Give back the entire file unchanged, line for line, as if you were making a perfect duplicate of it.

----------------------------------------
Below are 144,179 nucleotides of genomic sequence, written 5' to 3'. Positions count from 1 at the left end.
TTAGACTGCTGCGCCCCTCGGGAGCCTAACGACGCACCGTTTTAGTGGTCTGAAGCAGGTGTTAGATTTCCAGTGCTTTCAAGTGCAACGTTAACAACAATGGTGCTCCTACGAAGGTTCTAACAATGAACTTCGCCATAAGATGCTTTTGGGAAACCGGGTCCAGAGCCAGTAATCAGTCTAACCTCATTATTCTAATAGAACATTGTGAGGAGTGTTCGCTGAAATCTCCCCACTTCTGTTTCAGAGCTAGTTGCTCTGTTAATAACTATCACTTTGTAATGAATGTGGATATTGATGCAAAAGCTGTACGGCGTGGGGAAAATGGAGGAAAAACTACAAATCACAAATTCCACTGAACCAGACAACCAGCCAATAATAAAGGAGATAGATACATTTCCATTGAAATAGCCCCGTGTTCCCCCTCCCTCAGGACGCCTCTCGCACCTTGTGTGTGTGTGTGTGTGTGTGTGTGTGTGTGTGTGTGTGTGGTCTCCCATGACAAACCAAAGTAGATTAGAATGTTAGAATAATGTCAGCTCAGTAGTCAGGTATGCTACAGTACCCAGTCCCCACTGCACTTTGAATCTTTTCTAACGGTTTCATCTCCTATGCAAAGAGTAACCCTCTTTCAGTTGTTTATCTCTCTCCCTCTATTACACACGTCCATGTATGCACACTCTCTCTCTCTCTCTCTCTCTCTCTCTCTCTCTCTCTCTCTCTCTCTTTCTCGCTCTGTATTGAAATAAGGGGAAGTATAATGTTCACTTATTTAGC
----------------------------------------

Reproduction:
Below are 144,179 nucleotides of genomic sequence, written 5' to 3'. Positions count from 1 at the left end.
TTAGACTGCTGCGCCCCTCGGGAGCCTAACGACGCACCGTTTTAGTGGTCTGAAGCAGGTGTTAGATTTCCAGTGCTTTCAAGTGCAACGTTAACAACAATGGTGCTCCTACGAAGGTTCTAACAATGAACTTCGCCATAAGATGCTTTTGGGAAACCGGGTCCAGAGCCAGTAATCAGTCTAACCTCATTATTCTAATAGAACATTGTGAGGAGTGTTCGCTGAAATCTCCCCACTTCTGTTTCAGAGCTAGTTGCTCTGTTAATAACTATCACTTTGTAATGAATGTGGATATTGATGCAAAAGCTGTACGGCGTGGGGAAAATGGAGGAAAAACTACAAATCACAAATTCCACTGAACCAGACAACCAGCCAATAATAAAGGAGATAGATACATTTCCATTGAAATAGCCCCGTGTTCCCCCTCCCTCAGGACGCCTCTCGCACCTTGTGTGTGTGTGTGTGTGTGTGTGTGTGTGTGTGTGTGTGTGGTCTCCCATGACAAACCAAAGTAGATTAGAATGTTAGAATAATGTCAGCTCAGTAGTCAGGTATGCTACAGTACCCAGTCCCCACTGCACTTTGAATCTTTTCTAACGGTTTCATCTCCTATGCAAAGAGTAACCCTCTTTCAGTTGTTTATCTCTCTCCCTCTATTACACACGTCCATGTATGCACACTCTCTCTCTCTCTCTCTCTCTCTCTCTCTCTCTCTCTCTCTCTCTCTTTCTCGCTCTGTATTGAAATAAGGGGAAGTATAATGTTCACTTATTTAGC